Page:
Bakersfield AIDS Walk prepares to educate and raise awareness

50,000 people are infected with HIV every year

BAKERSFIELD, Calif. - Many people are expected to gather in East Bakersfield Saturday for the annual AIDS Walk.  The event raises thousands of dollars to help fund programs and services being provided for people living with the disease.

Leaders with the Bakersfield AIDS Project uses the walk to not only educate, but pay tribute to all those people, men, women and children who have the lost the battle against AIDS.

"This is the first hospice of its kind in Kern County," said Audrey Chavez, director of the Bakersfield AIDS Project.

There isn't a day that goes by, Chavez doesn't think of her brother Ricky Montoya.

"He was the person who always gathered the family together," she said.

21 years ago, in his honor, Chavez started "Ricky's Retreat," providing AIDS hospice and transitional housing, an organization that would some how be different if Montoya was alive today.

"I don't know what it would be like if he was alive, but it would be awesome.  It would be really great to have him. He's greatly missed dearly," she said.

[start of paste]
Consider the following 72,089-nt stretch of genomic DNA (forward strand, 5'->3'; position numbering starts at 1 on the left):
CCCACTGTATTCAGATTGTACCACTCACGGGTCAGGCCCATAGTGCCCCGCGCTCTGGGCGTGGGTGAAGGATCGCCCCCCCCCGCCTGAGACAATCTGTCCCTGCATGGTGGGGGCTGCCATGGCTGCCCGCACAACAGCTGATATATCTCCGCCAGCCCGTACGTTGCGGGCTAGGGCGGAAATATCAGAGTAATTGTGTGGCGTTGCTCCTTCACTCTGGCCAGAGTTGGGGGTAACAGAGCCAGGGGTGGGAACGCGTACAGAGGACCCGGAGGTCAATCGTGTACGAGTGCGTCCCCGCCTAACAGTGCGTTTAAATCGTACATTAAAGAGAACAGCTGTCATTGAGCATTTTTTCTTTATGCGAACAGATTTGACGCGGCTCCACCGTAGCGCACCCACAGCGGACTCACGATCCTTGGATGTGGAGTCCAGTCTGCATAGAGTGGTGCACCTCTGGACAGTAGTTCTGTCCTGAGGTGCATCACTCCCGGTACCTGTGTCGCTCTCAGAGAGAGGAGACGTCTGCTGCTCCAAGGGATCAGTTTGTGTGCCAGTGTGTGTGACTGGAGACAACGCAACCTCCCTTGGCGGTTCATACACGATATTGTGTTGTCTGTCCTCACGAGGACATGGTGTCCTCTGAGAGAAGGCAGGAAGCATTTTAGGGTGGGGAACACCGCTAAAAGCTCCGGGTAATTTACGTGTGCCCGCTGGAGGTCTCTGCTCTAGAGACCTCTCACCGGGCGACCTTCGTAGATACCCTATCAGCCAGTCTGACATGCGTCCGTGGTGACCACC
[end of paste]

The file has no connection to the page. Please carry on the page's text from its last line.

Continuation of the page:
According to the Centers for Disease Control and Prevention 50,000 people are infected with HIV every year.

"It made me appreciate life more," said Tim Zens of Bakersfield.

Zens has lived with the disease since 2004 and remembers how bad it was before moving into hospice care.

"The cab dropped me off and my weight was 125 pounds.  I got off and got onto the curb and fell because I was so weak and I spent 24 hours in bed and I didn't even get up to eat or anything," he said.

Although, treatment has advanced over the years advocates hope people continue the conversation.  They want to use the AIDS Walk to promote awareness and encourage support and compassion for people living with AIDS.

"Knowledge is power and HIV has affected so many people who might have someone in your life that don't even know they are infected.  Everybody needs to get tested," said Zens.

The walk honors people who have died from AIDS, those living with it and people who are HIV negative.

"Most of us don't ever think it will happen to us and so if we look at the risk factors, unprotected sex and blood to blood risk, then we have to really be realistic," said Chavez.

The three mile walk starts at Ricky's Retreat at 9am Saturday, October 5, 2013, near Jefferson Park.

Click here for more information on Rick's Retreat and the AIDS Walk.


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